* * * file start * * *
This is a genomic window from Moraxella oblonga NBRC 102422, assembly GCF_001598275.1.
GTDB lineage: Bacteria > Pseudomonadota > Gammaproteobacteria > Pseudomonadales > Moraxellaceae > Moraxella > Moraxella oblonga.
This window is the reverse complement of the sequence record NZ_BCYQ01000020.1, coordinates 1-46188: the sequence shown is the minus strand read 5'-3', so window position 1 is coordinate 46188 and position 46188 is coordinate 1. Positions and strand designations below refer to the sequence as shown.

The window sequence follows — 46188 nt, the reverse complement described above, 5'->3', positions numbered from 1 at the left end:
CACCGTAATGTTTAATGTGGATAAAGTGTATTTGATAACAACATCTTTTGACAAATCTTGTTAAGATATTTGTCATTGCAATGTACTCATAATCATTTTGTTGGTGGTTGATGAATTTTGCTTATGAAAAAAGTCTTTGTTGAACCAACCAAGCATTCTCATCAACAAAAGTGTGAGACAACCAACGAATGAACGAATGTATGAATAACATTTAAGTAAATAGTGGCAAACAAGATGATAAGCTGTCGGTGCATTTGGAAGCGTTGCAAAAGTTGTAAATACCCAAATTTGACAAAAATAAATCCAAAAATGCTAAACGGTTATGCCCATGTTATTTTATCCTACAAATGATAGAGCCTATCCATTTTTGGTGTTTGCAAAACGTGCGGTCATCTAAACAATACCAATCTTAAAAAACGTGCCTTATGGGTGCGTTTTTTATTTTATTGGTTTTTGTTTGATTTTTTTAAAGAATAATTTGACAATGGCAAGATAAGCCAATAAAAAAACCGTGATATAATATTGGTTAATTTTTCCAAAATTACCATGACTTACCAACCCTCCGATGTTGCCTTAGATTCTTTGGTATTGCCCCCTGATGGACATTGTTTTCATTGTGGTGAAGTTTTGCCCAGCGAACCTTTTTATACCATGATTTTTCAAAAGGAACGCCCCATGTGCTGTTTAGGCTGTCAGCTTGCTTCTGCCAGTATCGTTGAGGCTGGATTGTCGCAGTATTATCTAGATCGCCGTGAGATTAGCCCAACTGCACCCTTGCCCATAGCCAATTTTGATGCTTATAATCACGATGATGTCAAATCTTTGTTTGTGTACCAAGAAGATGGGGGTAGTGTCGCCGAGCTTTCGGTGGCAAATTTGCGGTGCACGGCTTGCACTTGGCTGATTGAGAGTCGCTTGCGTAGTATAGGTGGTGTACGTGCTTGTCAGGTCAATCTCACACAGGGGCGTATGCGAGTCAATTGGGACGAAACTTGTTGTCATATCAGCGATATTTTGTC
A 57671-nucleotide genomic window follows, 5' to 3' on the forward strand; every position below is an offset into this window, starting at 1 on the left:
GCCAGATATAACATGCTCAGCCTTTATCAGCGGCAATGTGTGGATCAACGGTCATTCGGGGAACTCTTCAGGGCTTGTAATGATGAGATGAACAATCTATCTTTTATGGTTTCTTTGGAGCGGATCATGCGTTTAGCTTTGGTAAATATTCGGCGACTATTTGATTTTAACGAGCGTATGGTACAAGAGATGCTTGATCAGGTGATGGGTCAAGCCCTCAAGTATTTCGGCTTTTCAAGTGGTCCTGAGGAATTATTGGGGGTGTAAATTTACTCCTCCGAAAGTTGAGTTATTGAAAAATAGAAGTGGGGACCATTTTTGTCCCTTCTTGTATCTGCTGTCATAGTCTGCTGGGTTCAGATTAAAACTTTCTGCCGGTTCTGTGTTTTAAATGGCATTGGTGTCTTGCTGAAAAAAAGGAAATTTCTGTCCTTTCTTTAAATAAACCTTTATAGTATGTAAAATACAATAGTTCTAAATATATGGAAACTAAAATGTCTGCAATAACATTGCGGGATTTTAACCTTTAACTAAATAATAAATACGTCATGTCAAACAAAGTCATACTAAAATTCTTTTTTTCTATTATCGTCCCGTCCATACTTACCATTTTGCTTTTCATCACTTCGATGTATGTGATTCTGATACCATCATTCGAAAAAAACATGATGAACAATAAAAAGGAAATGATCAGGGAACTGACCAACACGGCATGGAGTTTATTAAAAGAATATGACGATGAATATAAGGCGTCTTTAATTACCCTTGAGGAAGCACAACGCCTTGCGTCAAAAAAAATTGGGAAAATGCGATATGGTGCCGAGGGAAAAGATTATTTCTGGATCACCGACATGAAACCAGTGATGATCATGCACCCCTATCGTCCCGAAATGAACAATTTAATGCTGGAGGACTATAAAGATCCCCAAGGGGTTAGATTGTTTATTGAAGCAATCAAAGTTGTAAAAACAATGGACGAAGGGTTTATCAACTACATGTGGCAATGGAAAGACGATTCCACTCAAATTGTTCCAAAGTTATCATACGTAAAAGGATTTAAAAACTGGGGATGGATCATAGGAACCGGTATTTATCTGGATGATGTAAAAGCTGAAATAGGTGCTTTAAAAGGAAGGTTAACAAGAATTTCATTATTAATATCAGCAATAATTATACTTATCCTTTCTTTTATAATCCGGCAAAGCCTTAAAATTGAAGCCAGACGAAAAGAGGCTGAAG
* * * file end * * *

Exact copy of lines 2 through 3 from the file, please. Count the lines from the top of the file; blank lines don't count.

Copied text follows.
GTDB lineage: Bacteria > Pseudomonadota > Gammaproteobacteria > Pseudomonadales > Moraxellaceae > Moraxella > Moraxella oblonga.
This window is the reverse complement of the sequence record NZ_BCYQ01000020.1, coordinates 1-46188: the sequence shown is the minus strand read 5'-3', so window position 1 is coordinate 46188 and position 46188 is coordinate 1. Positions and strand designations below refer to the sequence as shown.